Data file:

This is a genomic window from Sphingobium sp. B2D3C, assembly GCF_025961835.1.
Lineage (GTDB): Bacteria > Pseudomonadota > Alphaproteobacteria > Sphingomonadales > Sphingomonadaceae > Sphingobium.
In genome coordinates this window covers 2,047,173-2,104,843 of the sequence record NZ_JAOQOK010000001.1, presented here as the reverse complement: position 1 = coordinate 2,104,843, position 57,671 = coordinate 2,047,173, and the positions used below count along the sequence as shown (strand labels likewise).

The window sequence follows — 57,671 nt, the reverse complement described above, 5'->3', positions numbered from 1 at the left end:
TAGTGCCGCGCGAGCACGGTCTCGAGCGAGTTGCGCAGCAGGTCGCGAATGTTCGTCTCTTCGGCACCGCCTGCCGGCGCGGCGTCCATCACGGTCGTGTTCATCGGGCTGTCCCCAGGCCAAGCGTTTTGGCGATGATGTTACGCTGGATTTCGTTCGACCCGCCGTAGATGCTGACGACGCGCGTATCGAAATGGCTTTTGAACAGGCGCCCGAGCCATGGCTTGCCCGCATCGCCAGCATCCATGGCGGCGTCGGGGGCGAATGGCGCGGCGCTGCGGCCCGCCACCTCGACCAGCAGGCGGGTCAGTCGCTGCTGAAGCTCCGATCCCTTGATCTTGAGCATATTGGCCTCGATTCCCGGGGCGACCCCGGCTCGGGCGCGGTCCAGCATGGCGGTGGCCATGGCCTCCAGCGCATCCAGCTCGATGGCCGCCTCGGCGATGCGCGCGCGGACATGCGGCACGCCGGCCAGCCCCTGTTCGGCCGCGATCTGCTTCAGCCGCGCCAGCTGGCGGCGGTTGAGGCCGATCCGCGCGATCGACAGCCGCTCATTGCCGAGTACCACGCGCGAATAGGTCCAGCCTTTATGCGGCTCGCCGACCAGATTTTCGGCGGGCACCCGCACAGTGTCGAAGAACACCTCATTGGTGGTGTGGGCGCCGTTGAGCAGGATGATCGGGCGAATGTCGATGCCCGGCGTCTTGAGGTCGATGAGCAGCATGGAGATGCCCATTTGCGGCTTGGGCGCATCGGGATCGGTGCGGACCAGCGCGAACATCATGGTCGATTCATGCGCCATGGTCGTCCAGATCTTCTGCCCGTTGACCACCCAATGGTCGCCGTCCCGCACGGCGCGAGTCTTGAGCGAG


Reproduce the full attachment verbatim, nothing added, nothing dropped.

This is a genomic window from Sphingobium sp. B2D3C, assembly GCF_025961835.1.
Lineage (GTDB): Bacteria > Pseudomonadota > Alphaproteobacteria > Sphingomonadales > Sphingomonadaceae > Sphingobium.
In genome coordinates this window covers 2,047,173-2,104,843 of the sequence record NZ_JAOQOK010000001.1, presented here as the reverse complement: position 1 = coordinate 2,104,843, position 57,671 = coordinate 2,047,173, and the positions used below count along the sequence as shown (strand labels likewise).

The window sequence follows — 57,671 nt, the reverse complement described above, 5'->3', positions numbered from 1 at the left end:
TAGTGCCGCGCGAGCACGGTCTCGAGCGAGTTGCGCAGCAGGTCGCGAATGTTCGTCTCTTCGGCACCGCCTGCCGGCGCGGCGTCCATCACGGTCGTGTTCATCGGGCTGTCCCCAGGCCAAGCGTTTTGGCGATGATGTTACGCTGGATTTCGTTCGACCCGCCGTAGATGCTGACGACGCGCGTATCGAAATGGCTTTTGAACAGGCGCCCGAGCCATGGCTTGCCCGCATCGCCAGCATCCATGGCGGCGTCGGGGGCGAATGGCGCGGCGCTGCGGCCCGCCACCTCGACCAGCAGGCGGGTCAGTCGCTGCTGAAGCTCCGATCCCTTGATCTTGAGCATATTGGCCTCGATTCCCGGGGCGACCCCGGCTCGGGCGCGGTCCAGCATGGCGGTGGCCATGGCCTCCAGCGCATCCAGCTCGATGGCCGCCTCGGCGATGCGCGCGCGGACATGCGGCACGCCGGCCAGCCCCTGTTCGGCCGCGATCTGCTTCAGCCGCGCCAGCTGGCGGCGGTTGAGGCCGATCCGCGCGATCGACAGCCGCTCATTGCCGAGTACCACGCGCGAATAGGTCCAGCCTTTATGCGGCTCGCCGACCAGATTTTCGGCGGGCACCCGCACAGTGTCGAAGAACACCTCATTGGTGGTGTGGGCGCCGTTGAGCAGGATGATCGGGCGAATGTCGATGCCCGGCGTCTTGAGGTCGATGAGCAGCATGGAGATGCCCATTTGCGGCTTGGGCGCATCGGGATCGGTGCGGACCAGCGCGAACATCATGGTCGATTCATGCGCCATGGTCGTCCAGATCTTCTGCCCGTTGACCACCCAATGGTCGCCGTCCCGCACGGCGCGAGTCTTGAGCGAG